Daniel Gilbert Becerril II defrauded two of his AP Financial clients and slayed one of them.

An Orange County financial consultant--who had been held for the murder of an artist/Russian immigrant/Los Angeles school teacher as part of a complex theft and money laundering scheme--pleaded no contest to voluntary manslaughter and other counts last week and was sentenced Wednesday to 15 years in state prison.

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David Rose Cops to Stinging Doctors for $2.3 Million in Phony Medical Tech Investments

Courtesy of the FBI
This Sea Ray boat worth $80,000 was among David Rose's luxuries seized by the feds.

An investment professional who stung physicians, dentists and orthodontists for more than $2 million--and spent the money he received on a Cota de Caza home, college tuition, luxury cars, shares in the Green Bay Packers and the $80,000 boat shown above, cut a plea deal with federal prosecutors this week.

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Igor Olenicoff Ordered to Pay Artist $450k for Chinese Knock-offs of His Original Sculptures

Categories: Cha-Ching!, Court

Untitled by Don Wakefield and
Joseph "Chick" Glickman
Is it the original or a Chinese rip-off? (Answer: original.)
The fifth richest man in Orange County (yes, the top five are all men) and 184th richest person in the country (per Forbes in 2013) has been ordered to pay a sculptor $450,000 because instead of paying the full price for an original piece of artwork, the billionaire had a Chinese artist make a copy.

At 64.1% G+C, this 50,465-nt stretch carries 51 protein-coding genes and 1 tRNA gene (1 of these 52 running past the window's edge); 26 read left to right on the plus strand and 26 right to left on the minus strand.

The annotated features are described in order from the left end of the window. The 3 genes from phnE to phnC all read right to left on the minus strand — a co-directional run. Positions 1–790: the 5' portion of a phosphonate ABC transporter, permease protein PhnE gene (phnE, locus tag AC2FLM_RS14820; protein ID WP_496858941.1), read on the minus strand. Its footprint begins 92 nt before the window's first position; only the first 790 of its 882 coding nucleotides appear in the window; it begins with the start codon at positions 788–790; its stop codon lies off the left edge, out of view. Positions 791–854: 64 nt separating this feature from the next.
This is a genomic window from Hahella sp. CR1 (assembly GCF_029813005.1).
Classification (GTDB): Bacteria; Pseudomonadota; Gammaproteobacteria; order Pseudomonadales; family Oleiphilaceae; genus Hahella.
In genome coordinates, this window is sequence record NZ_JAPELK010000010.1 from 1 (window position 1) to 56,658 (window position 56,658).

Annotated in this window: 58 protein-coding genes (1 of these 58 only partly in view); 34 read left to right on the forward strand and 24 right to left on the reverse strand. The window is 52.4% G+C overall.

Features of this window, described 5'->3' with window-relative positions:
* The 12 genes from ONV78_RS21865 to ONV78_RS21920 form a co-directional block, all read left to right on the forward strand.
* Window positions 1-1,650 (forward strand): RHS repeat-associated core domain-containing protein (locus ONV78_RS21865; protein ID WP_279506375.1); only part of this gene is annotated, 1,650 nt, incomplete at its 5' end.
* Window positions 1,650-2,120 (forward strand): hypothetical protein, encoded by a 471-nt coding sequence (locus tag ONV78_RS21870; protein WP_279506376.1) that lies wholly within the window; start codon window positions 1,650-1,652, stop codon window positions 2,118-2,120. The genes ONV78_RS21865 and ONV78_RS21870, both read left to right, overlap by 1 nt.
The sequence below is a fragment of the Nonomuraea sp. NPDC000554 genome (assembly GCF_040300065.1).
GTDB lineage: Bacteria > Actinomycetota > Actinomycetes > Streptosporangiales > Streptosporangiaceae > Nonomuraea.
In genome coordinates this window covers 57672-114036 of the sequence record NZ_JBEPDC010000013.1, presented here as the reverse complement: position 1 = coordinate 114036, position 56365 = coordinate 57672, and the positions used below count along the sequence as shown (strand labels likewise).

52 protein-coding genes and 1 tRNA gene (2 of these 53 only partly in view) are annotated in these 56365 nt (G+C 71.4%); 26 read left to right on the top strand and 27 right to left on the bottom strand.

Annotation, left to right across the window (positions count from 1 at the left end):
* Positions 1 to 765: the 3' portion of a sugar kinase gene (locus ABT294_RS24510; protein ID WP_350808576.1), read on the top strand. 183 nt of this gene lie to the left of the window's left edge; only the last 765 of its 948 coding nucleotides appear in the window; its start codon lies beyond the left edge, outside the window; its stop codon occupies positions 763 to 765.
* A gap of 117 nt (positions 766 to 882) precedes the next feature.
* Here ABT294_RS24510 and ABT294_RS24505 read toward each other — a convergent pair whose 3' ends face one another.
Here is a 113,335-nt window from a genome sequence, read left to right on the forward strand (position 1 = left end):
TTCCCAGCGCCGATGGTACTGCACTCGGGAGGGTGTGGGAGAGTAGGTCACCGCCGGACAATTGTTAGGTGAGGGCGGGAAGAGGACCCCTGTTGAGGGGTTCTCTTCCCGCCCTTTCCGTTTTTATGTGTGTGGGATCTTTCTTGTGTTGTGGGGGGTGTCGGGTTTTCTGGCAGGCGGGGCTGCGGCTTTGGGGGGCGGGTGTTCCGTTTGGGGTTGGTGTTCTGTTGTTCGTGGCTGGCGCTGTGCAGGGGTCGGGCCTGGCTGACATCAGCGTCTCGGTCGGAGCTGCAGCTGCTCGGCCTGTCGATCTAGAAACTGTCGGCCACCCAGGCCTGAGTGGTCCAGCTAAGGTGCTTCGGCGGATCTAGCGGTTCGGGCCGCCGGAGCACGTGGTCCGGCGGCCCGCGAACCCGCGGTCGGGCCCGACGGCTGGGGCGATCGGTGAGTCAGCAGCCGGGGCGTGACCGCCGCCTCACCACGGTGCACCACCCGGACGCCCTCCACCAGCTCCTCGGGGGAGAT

Igor Olenicoff, who previously found himself in the headlines for shielding $200 million of his fortune from the IRS, had placed the ripped-off version of Monrovia artist Don Wakefield's piece, in front of the Laguna Beach developer's Olen Properties office in Newport Beach. Wakefield happened to be outside the Olen offices at Seven Corporate Plaza in 2011 when he stumbled upon what he thought was the granite, 6x4-foot sculpture Untitled that he and artist friend Joseph "Chick" Glickman designed and created together in 1992. Having solicited California developers as potential buyers of his work, Wakefield assumed it was an original that the Newport Beach company had purchased from a dealer.

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Hidden Cash-Grab Fever Comes to Orange County

Categories: Cha-Ching!

Taylor Hamby/OC Weekly
Dig in

The worldwide phenomenon known as Hidden Cash brought a frenzied hunt for free money in the ground unseen in California since the 1850's (or, you know, since last night's money drop in Whitter) to Orange County Friday. Hundreds of modern-day prospectors flocked to the sands of Huntington Beach in search of 30 magical Pez candy dispensers filled with $50 bills, and two Pez box sets with $100. Hidden Cash tweeted out clues to the location of the said dispensers starting at 9 a.m.

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Real Costs of College and University Are Costing California Students Now and Later: Reports

Universal Pictures
"Christ. Seven years of college down the drain."

It not only takes longer for California students to attain community college degrees in the traditional two years and state university degrees in the normal four years, the system has created "a raft of expensive consequences for students and the state," according to two recent reports.